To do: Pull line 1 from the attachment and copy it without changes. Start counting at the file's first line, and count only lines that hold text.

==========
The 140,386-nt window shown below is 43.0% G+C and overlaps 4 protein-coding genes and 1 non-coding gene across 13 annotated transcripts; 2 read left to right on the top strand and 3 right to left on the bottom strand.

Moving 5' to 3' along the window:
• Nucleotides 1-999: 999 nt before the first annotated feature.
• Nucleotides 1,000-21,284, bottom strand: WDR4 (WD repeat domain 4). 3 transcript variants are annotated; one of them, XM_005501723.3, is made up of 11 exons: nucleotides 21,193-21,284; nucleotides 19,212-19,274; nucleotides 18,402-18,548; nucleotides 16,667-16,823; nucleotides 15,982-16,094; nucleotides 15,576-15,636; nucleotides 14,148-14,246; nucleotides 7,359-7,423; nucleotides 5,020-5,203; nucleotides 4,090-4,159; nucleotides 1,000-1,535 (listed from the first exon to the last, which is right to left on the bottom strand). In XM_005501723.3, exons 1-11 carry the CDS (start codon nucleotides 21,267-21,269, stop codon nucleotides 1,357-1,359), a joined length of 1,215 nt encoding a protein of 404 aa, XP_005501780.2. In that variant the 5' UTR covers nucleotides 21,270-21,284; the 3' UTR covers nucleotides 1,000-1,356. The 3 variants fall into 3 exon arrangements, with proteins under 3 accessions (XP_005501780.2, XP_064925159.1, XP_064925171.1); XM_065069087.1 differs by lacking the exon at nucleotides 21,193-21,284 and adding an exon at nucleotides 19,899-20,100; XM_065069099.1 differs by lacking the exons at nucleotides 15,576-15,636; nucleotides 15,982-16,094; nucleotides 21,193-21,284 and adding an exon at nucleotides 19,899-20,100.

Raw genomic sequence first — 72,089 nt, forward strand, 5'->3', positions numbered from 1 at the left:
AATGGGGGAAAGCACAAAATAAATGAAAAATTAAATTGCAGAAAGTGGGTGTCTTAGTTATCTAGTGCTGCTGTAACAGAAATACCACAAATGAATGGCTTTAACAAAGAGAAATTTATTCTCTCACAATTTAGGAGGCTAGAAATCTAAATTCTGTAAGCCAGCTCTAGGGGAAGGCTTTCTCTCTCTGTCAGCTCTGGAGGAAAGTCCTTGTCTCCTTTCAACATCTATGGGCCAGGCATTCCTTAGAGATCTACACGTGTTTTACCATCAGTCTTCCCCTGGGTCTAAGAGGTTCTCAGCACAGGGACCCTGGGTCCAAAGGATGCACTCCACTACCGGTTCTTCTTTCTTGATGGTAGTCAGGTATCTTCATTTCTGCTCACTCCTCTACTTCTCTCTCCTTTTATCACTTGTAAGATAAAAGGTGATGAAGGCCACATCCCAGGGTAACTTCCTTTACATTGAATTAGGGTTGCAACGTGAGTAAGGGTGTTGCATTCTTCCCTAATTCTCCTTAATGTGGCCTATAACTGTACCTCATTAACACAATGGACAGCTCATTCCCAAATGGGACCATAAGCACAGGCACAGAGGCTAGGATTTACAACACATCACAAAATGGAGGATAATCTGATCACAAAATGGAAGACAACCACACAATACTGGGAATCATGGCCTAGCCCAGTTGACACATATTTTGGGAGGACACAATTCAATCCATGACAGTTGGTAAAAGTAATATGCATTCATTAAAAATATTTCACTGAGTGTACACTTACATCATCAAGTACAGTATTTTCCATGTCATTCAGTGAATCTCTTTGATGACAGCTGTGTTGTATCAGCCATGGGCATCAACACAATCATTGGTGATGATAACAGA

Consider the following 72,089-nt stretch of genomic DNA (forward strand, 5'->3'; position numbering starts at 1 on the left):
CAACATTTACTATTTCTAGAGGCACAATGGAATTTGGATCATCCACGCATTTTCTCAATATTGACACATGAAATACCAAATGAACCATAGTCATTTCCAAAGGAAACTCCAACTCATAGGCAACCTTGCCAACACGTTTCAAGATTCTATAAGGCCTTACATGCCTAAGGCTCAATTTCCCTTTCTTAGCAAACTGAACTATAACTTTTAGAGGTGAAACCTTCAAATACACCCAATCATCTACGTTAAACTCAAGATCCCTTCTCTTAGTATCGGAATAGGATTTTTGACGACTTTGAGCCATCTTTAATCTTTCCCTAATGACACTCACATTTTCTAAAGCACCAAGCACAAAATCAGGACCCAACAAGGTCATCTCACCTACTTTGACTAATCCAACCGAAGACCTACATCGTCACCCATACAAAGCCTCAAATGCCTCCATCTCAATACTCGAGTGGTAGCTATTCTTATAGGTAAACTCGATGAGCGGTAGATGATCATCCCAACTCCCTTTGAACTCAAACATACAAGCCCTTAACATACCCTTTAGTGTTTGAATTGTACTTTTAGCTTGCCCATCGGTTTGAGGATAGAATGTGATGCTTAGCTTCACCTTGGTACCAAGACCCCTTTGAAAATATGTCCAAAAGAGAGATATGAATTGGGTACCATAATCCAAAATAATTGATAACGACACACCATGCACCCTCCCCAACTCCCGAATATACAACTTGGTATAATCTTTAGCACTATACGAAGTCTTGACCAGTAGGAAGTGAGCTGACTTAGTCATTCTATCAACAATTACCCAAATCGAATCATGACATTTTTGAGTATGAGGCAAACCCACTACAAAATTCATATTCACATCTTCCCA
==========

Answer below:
The 140,386-nt window shown below is 43.0% G+C and overlaps 4 protein-coding genes and 1 non-coding gene across 13 annotated transcripts; 2 read left to right on the top strand and 3 right to left on the bottom strand.